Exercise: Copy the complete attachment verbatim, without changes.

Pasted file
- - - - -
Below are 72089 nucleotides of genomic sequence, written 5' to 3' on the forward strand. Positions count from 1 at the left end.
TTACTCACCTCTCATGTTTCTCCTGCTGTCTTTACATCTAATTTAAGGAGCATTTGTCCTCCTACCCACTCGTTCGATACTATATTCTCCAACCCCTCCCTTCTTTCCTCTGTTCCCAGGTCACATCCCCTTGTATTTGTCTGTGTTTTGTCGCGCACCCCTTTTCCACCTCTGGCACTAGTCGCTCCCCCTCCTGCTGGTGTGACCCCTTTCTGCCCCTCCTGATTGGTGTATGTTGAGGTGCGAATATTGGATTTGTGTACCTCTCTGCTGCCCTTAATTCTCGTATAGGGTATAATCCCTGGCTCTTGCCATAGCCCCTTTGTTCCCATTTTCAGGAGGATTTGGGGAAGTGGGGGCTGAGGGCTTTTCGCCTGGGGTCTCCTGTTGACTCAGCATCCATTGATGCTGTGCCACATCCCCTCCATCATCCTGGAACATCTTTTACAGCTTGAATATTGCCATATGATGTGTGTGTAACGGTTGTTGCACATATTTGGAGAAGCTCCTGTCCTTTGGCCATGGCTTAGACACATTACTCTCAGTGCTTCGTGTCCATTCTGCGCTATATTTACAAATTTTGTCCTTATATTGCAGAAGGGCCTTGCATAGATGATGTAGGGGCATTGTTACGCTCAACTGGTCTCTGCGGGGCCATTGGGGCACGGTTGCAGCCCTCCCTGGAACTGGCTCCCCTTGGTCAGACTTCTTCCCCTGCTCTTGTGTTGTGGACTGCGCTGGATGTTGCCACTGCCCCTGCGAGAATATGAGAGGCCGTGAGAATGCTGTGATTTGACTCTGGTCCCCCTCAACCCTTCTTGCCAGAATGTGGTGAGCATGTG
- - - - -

Below are 72089 nucleotides of genomic sequence, written 5' to 3' on the forward strand. Positions count from 1 at the left end.
TTACTCACCTCTCATGTTTCTCCTGCTGTCTTTACATCTAATTTAAGGAGCATTTGTCCTCCTACCCACTCGTTCGATACTATATTCTCCAACCCCTCCCTTCTTTCCTCTGTTCCCAGGTCACATCCCCTTGTATTTGTCTGTGTTTTGTCGCGCACCCCTTTTCCACCTCTGGCACTAGTCGCTCCCCCTCCTGCTGGTGTGACCCCTTTCTGCCCCTCCTGATTGGTGTATGTTGAGGTGCGAATATTGGATTTGTGTACCTCTCTGCTGCCCTTAATTCTCGTATAGGGTATAATCCCTGGCTCTTGCCATAGCCCCTTTGTTCCCATTTTCAGGAGGATTTGGGGAAGTGGGGGCTGAGGGCTTTTCGCCTGGGGTCTCCTGTTGACTCAGCATCCATTGATGCTGTGCCACATCCCCTCCATCATCCTGGAACATCTTTTACAGCTTGAATATTGCCATATGATGTGTGTGTAACGGTTGTTGCACATATTTGGAGAAGCTCCTGTCCTTTGGCCATGGCTTAGACACATTACTCTCAGTGCTTCGTGTCCATTCTGCGCTATATTTACAAATTTTGTCCTTATATTGCAGAAGGGCCTTGCATAGATGATGTAGGGGCATTGTTACGCTCAACTGGTCTCTGCGGGGCCATTGGGGCACGGTTGCAGCCCTCCCTGGAACTGGCTCCCCTTGGTCAGACTTCTTCCCCTGCTCTTGTGTTGTGGACTGCGCTGGATGTTGCCACTGCCCCTGCGAGAATATGAGAGGCCGTGAGAATGCTGTGATTTGACTCTGGTCCCCCTCAACCCTTCTTGCCAGAATGTGGTGAGCATGTG